During the verses, when that rhythm guitar is not playing … the drums, bass vocalist and the guitar off to the side are providing clear and punchy melodic and rhythmic energy. The centre rhythm guitar, though, when it comes in with its rhythm stabs, rather than adding octane and support with its chops, smashes through as if a fellow member of the audience … someone sitting in the seat just in front of me … is noodling his own chops. It disconnects from the rest of the band and when it stops to let the next verse happen, the echo of its over-dominance renders what follows pale and wan. Centre rhythm guitar needs to be taken down in volume. Should it be panned a little bit to the side opposite the present ‘side guitar?’ I don’t know. When, in the earlier parts of the voice it is interspersing, then the vocal and guitar sharing centre-stage focus feels good … the sledgehammer is hitting the rock at the same point and therefore adds to the impact. The end of the verse, however, the guitar and voice MIGHT be vying and obscuring each other - though I say ‘might,’ since the problem might dissolve with the reduction of volume alone.
Vocals and harmony vocals are very much in my face during choruses … I like this, because it give a feeling of full on harmony group with choochoo train impetus. Drumkit has kind of gone into the background, and maybe that’s the sacrifice that has to be made however, the kick/snare have lost too much of their beef. Rhythm and impetus is being retained, because the rest of the band is smokin’, but the drums turn into tin and sizzle. This is partly because they were, in my opinion, beautifully balanced for the ‘sound environment’ you created for the verses, in which the one voice was ‘in’ the band. The sound-stages for the verse and chorus are so different that, if you wish to keep this very strong contrast, then I reckon snare/kick and bass-punch need to be re-thought and that the rhythm section needs to be made ‘big enough’ to support those power-harmony-vocals. Vocals should be ‘riding’ the band like on a horse. At the moment, the horse is a very little one.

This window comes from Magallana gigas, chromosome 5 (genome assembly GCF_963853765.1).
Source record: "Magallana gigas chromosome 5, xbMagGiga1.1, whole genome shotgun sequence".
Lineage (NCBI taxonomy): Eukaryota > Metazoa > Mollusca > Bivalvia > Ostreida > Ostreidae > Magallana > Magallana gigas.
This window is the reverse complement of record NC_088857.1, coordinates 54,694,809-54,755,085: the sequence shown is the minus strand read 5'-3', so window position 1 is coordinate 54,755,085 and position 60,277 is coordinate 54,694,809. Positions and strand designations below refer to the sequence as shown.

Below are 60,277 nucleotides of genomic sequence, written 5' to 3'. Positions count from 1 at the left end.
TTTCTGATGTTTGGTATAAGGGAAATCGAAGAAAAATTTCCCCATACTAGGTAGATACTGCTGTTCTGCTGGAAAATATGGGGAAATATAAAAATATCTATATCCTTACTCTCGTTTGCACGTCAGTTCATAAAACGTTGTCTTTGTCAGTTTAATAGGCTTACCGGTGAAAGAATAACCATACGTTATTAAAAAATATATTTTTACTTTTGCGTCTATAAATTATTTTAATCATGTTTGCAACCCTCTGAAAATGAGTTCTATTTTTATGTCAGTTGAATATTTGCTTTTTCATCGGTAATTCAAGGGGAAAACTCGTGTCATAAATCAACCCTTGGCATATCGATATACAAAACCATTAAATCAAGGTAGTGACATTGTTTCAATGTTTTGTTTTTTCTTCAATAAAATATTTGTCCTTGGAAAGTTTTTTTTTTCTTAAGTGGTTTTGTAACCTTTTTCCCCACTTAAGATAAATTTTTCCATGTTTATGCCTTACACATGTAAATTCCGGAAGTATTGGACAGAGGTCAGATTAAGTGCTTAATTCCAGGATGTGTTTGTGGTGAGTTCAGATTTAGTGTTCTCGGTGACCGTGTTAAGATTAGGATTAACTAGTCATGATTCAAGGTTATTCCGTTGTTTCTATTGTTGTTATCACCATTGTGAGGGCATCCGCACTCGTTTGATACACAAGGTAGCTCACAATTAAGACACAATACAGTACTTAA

Lead Solo guitar: The heavy reverb does not obscure the bum notes and timing issues, but rather serves to add a second ‘noodler’ to the band … this time, s/he’s sitting in a nearby bathroom with a small combo. That lead - I was wanting it to pounce like a wolf. I wanted the cherry to be on the top of the cake rather than left on a side-plate in the kitchen. I’ve a worried feeling that the lead guitarist him/herself chose most of that, including the distortion which, though in my own music I’d rather take mendicant holy orders than go below eleven, in the band you’re working with, needed to provide, at most, crunch rather than oversaturated sustain, because the lead’s very notes and phrases were closer to attack-heavy high-energy country-rock solo than ‘Wheeeweew’ Rawk. I’m thinking toward driven Fender Pro or Twin.
When I think of the contrast between the two sound stages, I would do the following mixes as an experiment:
Verse-form ‘band’ = reduce vol of centre rhythm guitar and move it to the side slightly. During choruses, add a bit more volume to lead vox and bring in harmony voxes slightly less vol than lead vox. Then nothing would be in my face, but I’d see a tight harmony vox standing on a stage. I’d lose the chorus ‘wall of vox’ - would that loss ruin the energy of the song? Would
Chorus-form ‘band’- let the ‘squashed’ feel apply also to the verses - maybe copy the lead vocal a few times with micro time-displacement [or something ?] to thicken it up, so the homogenous band is still be ‘led’ by the voice, even when there is just one of them. Then in choruses, the harmony voxes wold slip in either side.
Verse-form band would feel like a ‘democratic’ instruments&singers band
Chorus-form band would feel like a ‘Vocal Group’ & backing band ‘with’ guest lead guitarist.
Thus there would be two different production concepts - two ‘personalities’ for the band. Each would be very strong and unified, and I’d use this ‘Binocular’ perspective as a tool with which to ‘Triangulate’ this song to its next level.
Karl, I’ve tried to describe two visions and how I see them contrasting or fitting, and, re-reading what I wrote, realise however, that I did so at the expense of pointing out the many things I like, and wish therefore, to conclude by affirming that quality is dripping throughout this, but that having had opportunity to experience some of your other works, I took it for granted, for which I apologise.